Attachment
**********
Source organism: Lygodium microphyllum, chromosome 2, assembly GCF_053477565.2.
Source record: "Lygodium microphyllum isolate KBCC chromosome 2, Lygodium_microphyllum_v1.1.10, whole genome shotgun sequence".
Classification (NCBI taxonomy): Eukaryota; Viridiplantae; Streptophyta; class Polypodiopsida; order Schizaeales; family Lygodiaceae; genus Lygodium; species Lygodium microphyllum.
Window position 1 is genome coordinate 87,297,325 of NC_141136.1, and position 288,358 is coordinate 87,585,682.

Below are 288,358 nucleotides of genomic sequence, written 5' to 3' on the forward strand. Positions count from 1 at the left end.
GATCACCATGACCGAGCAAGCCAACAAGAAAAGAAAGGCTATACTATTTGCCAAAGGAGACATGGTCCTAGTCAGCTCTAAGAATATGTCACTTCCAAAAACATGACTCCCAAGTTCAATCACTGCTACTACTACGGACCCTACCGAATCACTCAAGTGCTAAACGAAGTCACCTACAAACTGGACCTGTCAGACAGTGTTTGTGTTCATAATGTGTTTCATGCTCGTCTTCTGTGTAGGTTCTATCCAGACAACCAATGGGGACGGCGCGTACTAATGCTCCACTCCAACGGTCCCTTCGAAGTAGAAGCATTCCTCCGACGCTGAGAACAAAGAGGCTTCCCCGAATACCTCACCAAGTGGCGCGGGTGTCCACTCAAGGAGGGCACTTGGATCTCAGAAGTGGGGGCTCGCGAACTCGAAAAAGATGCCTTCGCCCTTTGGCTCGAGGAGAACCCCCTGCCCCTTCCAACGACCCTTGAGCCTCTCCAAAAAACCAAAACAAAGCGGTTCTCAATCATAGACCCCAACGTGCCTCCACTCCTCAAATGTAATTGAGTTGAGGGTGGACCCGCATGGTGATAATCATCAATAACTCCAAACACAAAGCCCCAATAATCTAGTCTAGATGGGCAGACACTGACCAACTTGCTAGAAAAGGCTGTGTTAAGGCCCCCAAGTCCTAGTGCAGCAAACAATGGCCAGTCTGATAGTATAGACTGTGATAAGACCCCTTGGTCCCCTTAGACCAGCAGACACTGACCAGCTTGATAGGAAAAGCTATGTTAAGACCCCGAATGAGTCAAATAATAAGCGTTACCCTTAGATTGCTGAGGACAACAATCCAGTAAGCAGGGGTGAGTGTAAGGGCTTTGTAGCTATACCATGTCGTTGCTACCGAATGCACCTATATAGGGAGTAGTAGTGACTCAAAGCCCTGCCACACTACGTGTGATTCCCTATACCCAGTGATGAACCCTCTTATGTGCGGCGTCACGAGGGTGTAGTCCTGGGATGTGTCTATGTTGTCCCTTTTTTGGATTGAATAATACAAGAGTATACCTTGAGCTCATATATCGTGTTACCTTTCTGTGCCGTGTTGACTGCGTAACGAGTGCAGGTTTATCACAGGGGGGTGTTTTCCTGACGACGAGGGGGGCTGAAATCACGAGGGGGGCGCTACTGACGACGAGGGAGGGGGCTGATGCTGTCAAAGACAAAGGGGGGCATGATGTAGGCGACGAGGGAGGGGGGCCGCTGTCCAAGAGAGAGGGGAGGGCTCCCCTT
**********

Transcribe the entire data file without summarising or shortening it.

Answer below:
Source organism: Lygodium microphyllum, chromosome 2, assembly GCF_053477565.2.
Source record: "Lygodium microphyllum isolate KBCC chromosome 2, Lygodium_microphyllum_v1.1.10, whole genome shotgun sequence".
Classification (NCBI taxonomy): Eukaryota; Viridiplantae; Streptophyta; class Polypodiopsida; order Schizaeales; family Lygodiaceae; genus Lygodium; species Lygodium microphyllum.
Window position 1 is genome coordinate 87,297,325 of NC_141136.1, and position 288,358 is coordinate 87,585,682.

Below are 288,358 nucleotides of genomic sequence, written 5' to 3' on the forward strand. Positions count from 1 at the left end.
GATCACCATGACCGAGCAAGCCAACAAGAAAAGAAAGGCTATACTATTTGCCAAAGGAGACATGGTCCTAGTCAGCTCTAAGAATATGTCACTTCCAAAAACATGACTCCCAAGTTCAATCACTGCTACTACTACGGACCCTACCGAATCACTCAAGTGCTAAACGAAGTCACCTACAAACTGGACCTGTCAGACAGTGTTTGTGTTCATAATGTGTTTCATGCTCGTCTTCTGTGTAGGTTCTATCCAGACAACCAATGGGGACGGCGCGTACTAATGCTCCACTCCAACGGTCCCTTCGAAGTAGAAGCATTCCTCCGACGCTGAGAACAAAGAGGCTTCCCCGAATACCTCACCAAGTGGCGCGGGTGTCCACTCAAGGAGGGCACTTGGATCTCAGAAGTGGGGGCTCGCGAACTCGAAAAAGATGCCTTCGCCCTTTGGCTCGAGGAGAACCCCCTGCCCCTTCCAACGACCCTTGAGCCTCTCCAAAAAACCAAAACAAAGCGGTTCTCAATCATAGACCCCAACGTGCCTCCACTCCTCAAATGTAATTGAGTTGAGGGTGGACCCGCATGGTGATAATCATCAATAACTCCAAACACAAAGCCCCAATAATCTAGTCTAGATGGGCAGACACTGACCAACTTGCTAGAAAAGGCTGTGTTAAGGCCCCCAAGTCCTAGTGCAGCAAACAATGGCCAGTCTGATAGTATAGACTGTGATAAGACCCCTTGGTCCCCTTAGACCAGCAGACACTGACCAGCTTGATAGGAAAAGCTATGTTAAGACCCCGAATGAGTCAAATAATAAGCGTTACCCTTAGATTGCTGAGGACAACAATCCAGTAAGCAGGGGTGAGTGTAAGGGCTTTGTAGCTATACCATGTCGTTGCTACCGAATGCACCTATATAGGGAGTAGTAGTGACTCAAAGCCCTGCCACACTACGTGTGATTCCCTATACCCAGTGATGAACCCTCTTATGTGCGGCGTCACGAGGGTGTAGTCCTGGGATGTGTCTATGTTGTCCCTTTTTTGGATTGAATAATACAAGAGTATACCTTGAGCTCATATATCGTGTTACCTTTCTGTGCCGTGTTGACTGCGTAACGAGTGCAGGTTTATCACAGGGGGGTGTTTTCCTGACGACGAGGGGGGCTGAAATCACGAGGGGGGCGCTACTGACGACGAGGGAGGGGGCTGATGCTGTCAAAGACAAAGGGGGGCATGATGTAGGCGACGAGGGAGGGGGGCCGCTGTCCAAGAGAGAGGGGAGGGCTCCCCTT